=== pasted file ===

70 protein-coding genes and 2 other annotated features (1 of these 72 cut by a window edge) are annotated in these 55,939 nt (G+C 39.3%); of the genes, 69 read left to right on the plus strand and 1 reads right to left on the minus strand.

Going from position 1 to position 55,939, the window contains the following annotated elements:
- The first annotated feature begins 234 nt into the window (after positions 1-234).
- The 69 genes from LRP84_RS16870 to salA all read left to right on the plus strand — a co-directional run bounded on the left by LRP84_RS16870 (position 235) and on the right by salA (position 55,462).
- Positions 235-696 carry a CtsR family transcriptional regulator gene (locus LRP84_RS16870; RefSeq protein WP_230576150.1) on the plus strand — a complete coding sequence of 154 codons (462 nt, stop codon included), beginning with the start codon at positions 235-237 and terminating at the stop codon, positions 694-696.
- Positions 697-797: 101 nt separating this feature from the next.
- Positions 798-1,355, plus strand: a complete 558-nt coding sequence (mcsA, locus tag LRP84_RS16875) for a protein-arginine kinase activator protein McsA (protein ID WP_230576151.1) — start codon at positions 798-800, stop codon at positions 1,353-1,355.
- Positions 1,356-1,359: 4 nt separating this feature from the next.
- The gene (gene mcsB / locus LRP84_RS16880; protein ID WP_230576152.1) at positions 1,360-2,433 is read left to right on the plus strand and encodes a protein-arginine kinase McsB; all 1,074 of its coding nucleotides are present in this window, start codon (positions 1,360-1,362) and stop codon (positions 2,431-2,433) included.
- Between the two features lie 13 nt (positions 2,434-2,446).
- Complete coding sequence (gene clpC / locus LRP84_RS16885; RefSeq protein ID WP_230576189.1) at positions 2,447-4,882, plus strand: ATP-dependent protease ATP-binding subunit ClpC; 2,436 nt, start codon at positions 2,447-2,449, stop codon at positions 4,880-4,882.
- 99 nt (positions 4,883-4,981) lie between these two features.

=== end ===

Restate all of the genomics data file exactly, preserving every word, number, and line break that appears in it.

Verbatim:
70 protein-coding genes and 2 other annotated features (1 of these 72 cut by a window edge) are annotated in these 55,939 nt (G+C 39.3%); of the genes, 69 read left to right on the plus strand and 1 reads right to left on the minus strand.

Going from position 1 to position 55,939, the window contains the following annotated elements:
- The first annotated feature begins 234 nt into the window (after positions 1-234).
- The 69 genes from LRP84_RS16870 to salA all read left to right on the plus strand — a co-directional run bounded on the left by LRP84_RS16870 (position 235) and on the right by salA (position 55,462).
- Positions 235-696 carry a CtsR family transcriptional regulator gene (locus LRP84_RS16870; RefSeq protein WP_230576150.1) on the plus strand — a complete coding sequence of 154 codons (462 nt, stop codon included), beginning with the start codon at positions 235-237 and terminating at the stop codon, positions 694-696.
- Positions 697-797: 101 nt separating this feature from the next.
- Positions 798-1,355, plus strand: a complete 558-nt coding sequence (mcsA, locus tag LRP84_RS16875) for a protein-arginine kinase activator protein McsA (protein ID WP_230576151.1) — start codon at positions 798-800, stop codon at positions 1,353-1,355.
- Positions 1,356-1,359: 4 nt separating this feature from the next.
- The gene (gene mcsB / locus LRP84_RS16880; protein ID WP_230576152.1) at positions 1,360-2,433 is read left to right on the plus strand and encodes a protein-arginine kinase McsB; all 1,074 of its coding nucleotides are present in this window, start codon (positions 1,360-1,362) and stop codon (positions 2,431-2,433) included.
- Between the two features lie 13 nt (positions 2,434-2,446).
- Complete coding sequence (gene clpC / locus LRP84_RS16885; RefSeq protein ID WP_230576189.1) at positions 2,447-4,882, plus strand: ATP-dependent protease ATP-binding subunit ClpC; 2,436 nt, start codon at positions 2,447-2,449, stop codon at positions 4,880-4,882.
- 99 nt (positions 4,883-4,981) lie between these two features.